In many ways, Parts 4 and 5 carry over the themes already mentioned in the previous reviews from Justin Bailey and Donald Roth. They show that Neo-Calvinism can offer insights beyond its Dutch roots, as authors draw on themes like common grace, creational order, and sphere sovereignty. However, there are two other themes present in these chapters that are worth mentioning.  

“…it is not antithetical to the Neo-Calvinistic tradition to sit and weep, to show the shadows, and to engage in public acts of empathy with those who suffer, for we all share in the brokenness of the world.”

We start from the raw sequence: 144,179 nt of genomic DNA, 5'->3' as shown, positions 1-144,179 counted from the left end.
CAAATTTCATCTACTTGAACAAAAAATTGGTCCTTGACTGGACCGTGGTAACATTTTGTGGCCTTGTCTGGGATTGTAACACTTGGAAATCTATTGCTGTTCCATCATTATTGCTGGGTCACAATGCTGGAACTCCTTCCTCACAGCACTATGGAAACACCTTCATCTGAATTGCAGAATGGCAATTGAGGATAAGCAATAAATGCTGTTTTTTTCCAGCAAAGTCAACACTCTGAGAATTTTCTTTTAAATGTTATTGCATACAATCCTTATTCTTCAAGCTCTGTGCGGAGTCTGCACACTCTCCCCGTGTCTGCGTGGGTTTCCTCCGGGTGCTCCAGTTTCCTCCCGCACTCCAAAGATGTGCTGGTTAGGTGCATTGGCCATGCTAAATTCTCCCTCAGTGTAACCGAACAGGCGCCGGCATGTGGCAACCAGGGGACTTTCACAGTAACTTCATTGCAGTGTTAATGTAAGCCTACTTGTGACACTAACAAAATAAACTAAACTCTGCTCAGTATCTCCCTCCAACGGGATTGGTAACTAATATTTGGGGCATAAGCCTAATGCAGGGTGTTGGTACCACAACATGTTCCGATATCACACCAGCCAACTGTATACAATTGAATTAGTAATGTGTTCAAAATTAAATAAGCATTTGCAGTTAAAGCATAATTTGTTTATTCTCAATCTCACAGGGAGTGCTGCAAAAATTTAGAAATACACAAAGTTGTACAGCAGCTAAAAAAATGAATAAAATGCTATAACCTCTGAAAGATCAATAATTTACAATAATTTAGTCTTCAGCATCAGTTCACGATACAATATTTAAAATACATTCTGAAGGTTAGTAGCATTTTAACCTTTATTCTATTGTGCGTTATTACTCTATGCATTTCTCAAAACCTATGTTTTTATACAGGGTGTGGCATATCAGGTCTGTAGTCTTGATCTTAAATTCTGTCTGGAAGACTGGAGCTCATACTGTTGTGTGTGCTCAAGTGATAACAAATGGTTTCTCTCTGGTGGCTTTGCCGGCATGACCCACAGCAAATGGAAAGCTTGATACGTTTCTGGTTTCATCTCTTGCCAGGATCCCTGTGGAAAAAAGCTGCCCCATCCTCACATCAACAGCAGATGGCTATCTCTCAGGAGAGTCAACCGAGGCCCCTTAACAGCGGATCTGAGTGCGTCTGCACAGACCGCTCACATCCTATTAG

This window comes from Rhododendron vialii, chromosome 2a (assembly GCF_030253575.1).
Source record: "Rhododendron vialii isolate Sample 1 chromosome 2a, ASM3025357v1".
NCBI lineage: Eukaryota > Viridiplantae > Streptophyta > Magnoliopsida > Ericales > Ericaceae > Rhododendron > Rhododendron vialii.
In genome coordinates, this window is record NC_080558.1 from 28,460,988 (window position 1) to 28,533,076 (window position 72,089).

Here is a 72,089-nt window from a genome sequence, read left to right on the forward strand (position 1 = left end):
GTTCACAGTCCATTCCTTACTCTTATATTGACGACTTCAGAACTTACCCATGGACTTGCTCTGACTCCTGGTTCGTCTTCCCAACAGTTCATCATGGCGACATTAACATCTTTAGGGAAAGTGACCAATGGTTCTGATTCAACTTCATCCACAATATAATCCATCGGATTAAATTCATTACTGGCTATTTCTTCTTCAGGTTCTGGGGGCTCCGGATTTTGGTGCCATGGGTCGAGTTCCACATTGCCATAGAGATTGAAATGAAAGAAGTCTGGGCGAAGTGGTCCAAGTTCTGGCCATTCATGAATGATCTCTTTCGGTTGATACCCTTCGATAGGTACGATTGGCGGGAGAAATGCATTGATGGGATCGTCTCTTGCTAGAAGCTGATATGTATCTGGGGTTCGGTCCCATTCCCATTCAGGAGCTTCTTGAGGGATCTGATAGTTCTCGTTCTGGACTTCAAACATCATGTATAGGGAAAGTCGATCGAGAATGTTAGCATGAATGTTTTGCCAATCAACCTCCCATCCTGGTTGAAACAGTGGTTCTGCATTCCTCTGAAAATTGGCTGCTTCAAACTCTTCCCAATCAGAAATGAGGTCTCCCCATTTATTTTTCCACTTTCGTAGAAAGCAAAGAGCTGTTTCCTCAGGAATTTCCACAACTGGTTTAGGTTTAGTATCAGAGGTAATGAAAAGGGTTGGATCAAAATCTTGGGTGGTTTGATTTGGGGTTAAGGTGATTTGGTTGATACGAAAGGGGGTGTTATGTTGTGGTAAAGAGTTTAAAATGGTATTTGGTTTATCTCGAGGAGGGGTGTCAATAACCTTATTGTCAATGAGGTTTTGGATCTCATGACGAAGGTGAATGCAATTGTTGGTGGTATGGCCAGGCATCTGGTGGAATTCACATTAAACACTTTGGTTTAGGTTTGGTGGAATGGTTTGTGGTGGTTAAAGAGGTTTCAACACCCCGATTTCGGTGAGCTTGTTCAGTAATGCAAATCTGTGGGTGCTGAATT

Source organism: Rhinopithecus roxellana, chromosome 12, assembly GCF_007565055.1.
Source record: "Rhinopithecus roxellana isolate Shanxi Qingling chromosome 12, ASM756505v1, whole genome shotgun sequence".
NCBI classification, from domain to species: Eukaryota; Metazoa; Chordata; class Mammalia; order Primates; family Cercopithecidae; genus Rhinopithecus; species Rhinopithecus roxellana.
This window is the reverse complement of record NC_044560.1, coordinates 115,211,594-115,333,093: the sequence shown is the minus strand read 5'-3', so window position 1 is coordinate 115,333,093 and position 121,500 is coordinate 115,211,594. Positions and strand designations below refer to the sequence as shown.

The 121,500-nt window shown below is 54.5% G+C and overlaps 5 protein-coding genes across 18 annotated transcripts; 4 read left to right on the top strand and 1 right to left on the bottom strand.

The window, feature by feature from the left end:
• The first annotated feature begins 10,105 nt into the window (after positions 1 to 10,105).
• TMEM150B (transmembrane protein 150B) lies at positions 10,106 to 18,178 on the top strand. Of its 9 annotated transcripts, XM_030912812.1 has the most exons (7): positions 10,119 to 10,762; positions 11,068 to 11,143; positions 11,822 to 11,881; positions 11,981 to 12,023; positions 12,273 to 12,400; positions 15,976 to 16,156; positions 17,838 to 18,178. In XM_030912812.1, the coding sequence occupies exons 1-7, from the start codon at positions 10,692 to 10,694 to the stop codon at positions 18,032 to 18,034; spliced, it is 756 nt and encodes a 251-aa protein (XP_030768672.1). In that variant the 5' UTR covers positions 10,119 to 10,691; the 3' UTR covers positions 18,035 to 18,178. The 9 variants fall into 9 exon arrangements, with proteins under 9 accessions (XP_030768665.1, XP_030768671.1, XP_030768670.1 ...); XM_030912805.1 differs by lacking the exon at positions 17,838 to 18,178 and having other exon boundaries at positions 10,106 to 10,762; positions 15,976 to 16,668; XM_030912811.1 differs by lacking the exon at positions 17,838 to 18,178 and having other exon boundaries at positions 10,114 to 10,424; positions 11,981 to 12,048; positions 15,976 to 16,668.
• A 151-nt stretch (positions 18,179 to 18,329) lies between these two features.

The first is the celebration of the ordinary life as the place of Christian discipleship and engagement. Covolo’s article on fashion is a prime example of this, showing the reality that the Neo-Calvinist tradition—despite its celebration of the life of the mind—is not, at its best, confined to an ivory tower. It is concerned with the everyday, ordinary work of life. As one of my university professors once noted, the Neo-Calvinist is the person at the table whose fingers are dirty from playing in creation all day long. This aspect of the tradition shines through Part 4.